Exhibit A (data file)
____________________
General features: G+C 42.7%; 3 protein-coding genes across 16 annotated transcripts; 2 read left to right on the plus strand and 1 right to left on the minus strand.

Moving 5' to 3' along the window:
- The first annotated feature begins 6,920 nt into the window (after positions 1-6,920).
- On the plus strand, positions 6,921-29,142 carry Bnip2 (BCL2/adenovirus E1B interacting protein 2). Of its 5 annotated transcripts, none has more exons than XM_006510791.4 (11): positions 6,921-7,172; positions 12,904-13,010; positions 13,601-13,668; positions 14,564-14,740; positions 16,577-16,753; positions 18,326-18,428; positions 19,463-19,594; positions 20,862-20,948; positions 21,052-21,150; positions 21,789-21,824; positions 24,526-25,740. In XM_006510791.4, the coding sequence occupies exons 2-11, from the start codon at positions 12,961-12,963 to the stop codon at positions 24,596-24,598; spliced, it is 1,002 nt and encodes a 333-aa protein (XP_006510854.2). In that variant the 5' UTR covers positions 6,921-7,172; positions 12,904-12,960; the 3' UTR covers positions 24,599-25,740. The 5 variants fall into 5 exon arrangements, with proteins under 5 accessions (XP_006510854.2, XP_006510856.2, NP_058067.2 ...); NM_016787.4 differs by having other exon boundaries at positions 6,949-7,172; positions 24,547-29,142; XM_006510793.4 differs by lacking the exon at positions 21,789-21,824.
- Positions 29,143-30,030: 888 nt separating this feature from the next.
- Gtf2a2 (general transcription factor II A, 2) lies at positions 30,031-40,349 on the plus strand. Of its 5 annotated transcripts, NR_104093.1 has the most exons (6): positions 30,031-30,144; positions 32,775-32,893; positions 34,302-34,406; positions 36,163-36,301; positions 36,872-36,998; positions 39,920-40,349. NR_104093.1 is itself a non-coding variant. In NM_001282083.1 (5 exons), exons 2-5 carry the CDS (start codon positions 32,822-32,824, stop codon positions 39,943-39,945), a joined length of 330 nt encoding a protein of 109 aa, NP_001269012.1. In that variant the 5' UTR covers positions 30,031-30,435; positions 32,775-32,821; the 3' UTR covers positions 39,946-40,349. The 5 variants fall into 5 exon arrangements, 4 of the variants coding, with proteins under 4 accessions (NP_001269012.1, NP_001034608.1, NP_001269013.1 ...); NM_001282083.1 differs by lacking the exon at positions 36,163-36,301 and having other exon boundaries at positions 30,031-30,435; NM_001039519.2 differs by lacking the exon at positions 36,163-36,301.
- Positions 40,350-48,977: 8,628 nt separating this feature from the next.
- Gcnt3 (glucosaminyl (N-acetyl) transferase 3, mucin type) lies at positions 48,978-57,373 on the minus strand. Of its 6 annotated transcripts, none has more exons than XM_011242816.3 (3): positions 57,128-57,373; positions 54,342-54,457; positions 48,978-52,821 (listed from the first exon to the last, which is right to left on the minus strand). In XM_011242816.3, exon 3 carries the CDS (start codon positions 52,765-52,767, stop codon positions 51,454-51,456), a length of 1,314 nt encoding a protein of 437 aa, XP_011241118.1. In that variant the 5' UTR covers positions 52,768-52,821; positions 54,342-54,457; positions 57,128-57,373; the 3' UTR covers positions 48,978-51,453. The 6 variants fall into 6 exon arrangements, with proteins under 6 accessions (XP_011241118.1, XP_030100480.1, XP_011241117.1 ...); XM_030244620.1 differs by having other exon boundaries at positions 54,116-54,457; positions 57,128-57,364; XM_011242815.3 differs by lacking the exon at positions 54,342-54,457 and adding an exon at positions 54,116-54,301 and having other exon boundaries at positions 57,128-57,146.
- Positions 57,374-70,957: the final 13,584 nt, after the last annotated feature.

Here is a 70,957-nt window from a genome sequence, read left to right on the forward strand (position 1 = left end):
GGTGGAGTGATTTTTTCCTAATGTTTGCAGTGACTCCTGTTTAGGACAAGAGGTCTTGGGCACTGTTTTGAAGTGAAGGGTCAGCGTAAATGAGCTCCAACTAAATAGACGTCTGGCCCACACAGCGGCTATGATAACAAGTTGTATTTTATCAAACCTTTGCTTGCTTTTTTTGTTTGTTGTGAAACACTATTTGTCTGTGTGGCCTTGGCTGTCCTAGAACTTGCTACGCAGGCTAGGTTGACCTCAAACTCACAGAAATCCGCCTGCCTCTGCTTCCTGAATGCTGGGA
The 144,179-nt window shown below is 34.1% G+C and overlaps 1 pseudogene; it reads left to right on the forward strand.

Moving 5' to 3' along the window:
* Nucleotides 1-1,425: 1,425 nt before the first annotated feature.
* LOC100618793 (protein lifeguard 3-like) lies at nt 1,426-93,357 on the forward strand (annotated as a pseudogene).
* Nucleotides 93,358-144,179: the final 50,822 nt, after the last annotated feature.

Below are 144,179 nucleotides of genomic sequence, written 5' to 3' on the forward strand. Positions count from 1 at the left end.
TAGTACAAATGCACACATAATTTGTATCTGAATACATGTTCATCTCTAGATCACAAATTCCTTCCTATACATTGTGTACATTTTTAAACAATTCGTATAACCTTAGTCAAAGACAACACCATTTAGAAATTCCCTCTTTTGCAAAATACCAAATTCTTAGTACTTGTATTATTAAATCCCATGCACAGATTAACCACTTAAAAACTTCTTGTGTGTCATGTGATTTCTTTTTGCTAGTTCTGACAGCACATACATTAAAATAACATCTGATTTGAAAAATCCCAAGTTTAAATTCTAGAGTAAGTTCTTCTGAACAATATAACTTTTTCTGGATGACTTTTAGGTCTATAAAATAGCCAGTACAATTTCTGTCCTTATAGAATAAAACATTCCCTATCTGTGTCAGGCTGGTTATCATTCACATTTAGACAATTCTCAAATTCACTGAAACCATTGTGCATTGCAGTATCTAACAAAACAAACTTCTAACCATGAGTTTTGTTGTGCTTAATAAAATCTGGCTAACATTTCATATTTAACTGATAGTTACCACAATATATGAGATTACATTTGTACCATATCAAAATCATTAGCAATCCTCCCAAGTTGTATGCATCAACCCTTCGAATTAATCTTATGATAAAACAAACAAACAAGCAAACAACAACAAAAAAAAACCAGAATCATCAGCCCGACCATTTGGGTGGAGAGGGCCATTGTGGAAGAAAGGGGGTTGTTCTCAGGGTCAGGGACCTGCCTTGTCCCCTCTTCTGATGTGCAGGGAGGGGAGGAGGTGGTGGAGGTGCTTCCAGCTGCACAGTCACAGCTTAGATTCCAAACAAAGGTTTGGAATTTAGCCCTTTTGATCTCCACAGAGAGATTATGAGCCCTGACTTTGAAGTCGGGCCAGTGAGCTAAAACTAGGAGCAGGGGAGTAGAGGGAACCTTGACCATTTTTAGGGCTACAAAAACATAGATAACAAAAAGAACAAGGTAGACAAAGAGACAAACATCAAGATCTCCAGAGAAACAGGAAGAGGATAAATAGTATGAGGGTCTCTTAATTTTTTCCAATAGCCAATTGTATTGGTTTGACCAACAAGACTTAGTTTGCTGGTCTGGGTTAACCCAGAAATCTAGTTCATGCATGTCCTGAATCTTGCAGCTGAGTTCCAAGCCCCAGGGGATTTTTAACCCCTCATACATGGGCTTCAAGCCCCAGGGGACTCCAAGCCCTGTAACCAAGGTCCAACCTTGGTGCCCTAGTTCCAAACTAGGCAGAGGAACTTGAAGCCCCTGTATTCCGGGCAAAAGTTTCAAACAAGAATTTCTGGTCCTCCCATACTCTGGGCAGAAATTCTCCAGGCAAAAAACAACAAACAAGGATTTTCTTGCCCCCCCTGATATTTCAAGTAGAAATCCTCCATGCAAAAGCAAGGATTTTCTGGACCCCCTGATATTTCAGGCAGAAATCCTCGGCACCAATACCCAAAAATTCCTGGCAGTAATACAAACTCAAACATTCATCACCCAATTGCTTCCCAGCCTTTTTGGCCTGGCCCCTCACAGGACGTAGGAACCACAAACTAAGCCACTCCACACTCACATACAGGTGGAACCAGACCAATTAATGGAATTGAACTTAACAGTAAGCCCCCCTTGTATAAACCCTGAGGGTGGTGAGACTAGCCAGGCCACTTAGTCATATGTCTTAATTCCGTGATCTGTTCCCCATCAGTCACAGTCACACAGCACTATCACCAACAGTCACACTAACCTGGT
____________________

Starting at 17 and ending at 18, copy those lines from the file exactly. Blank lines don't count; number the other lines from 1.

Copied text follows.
Below are 144,179 nucleotides of genomic sequence, written 5' to 3' on the forward strand. Positions count from 1 at the left end.
TAGTACAAATGCACACATAATTTGTATCTGAATACATGTTCATCTCTAGATCACAAATTCCTTCCTATACATTGTGTACATTTTTAAACAATTCGTATAACCTTAGTCAAAGACAACACCATTTAGAAATTCCCTCTTTTGCAAAATACCAAATTCTTAGTACTTGTATTATTAAATCCCATGCACAGATTAACCACTTAAAAACTTCTTGTGTGTCATGTGATTTCTTTTTGCTAGTTCTGACAGCACATACATTAAAATAACATCTGATTTGAAAAATCCCAAGTTTAAATTCTAGAGTAAGTTCTTCTGAACAATATAACTTTTTCTGGATGACTTTTAGGTCTATAAAATAGCCAGTACAATTTCTGTCCTTATAGAATAAAACATTCCCTATCTGTGTCAGGCTGGTTATCATTCACATTTAGACAATTCTCAAATTCACTGAAACCATTGTGCATTGCAGTATCTAACAAAACAAACTTCTAACCATGAGTTTTGTTGTGCTTAATAAAATCTGGCTAACATTTCATATTTAACTGATAGTTACCACAATATATGAGATTACATTTGTACCATATCAAAATCATTAGCAATCCTCCCAAGTTGTATGCATCAACCCTTCGAATTAATCTTATGATAAAACAAACAAACAAGCAAACAACAACAAAAAAAAACCAGAATCATCAGCCCGACCATTTGGGTGGAGAGGGCCATTGTGGAAGAAAGGGGGTTGTTCTCAGGGTCAGGGACCTGCCTTGTCCCCTCTTCTGATGTGCAGGGAGGGGAGGAGGTGGTGGAGGTGCTTCCAGCTGCACAGTCACAGCTTAGATTCCAAACAAAGGTTTGGAATTTAGCCCTTTTGATCTCCACAGAGAGATTATGAGCCCTGACTTTGAAGTCGGGCCAGTGAGCTAAAACTAGGAGCAGGGGAGTAGAGGGAACCTTGACCATTTTTAGGGCTACAAAAACATAGATAACAAAAAGAACAAGGTAGACAAAGAGACAAACATCAAGATCTCCAGAGAAACAGGAAGAGGATAAATAGTATGAGGGTCTCTTAATTTTTTCCAATAGCCAATTGTATTGGTTTGACCAACAAGACTTAGTTTGCTGGTCTGGGTTAACCCAGAAATCTAGTTCATGCATGTCCTGAATCTTGCAGCTGAGTTCCAAGCCCCAGGGGATTTTTAACCCCTCATACATGGGCTTCAAGCCCCAGGGGACTCCAAGCCCTGTAACCAAGGTCCAACCTTGGTGCCCTAGTTCCAAACTAGGCAGAGGAACTTGAAGCCCCTGTATTCCGGGCAAAAGTTTCAAACAAGAATTTCTGGTCCTCCCATACTCTGGGCAGAAATTCTCCAGGCAAAAAACAACAAACAAGGATTTTCTTGCCCCCCCTGATATTTCAAGTAGAAATCCTCCATGCAAAAGCAAGGATTTTCTGGACCCCCTGATATTTCAGGCAGAAATCCTCGGCACCAATACCCAAAAATTCCTGGCAGTAATACAAACTCAAACATTCATCACCCAATTGCTTCCCAGCCTTTTTGGCCTGGCCCCTCACAGGACGTAGGAACCACAAACTAAGCCACTCCACACTCACATACAGGTGGAACCAGACCAATTAATGGAATTGAACTTAACAGTAAGCCCCCCTTGTATAAACCCTGAGGGTGGTGAGACTAGCCAGGCCACTTAGTCATATGTCTTAATTCCGTGATCTGTTCCCCATCAGTCACAGTCACACAGCACTATCACCAACAGTCACACTAACCTGGT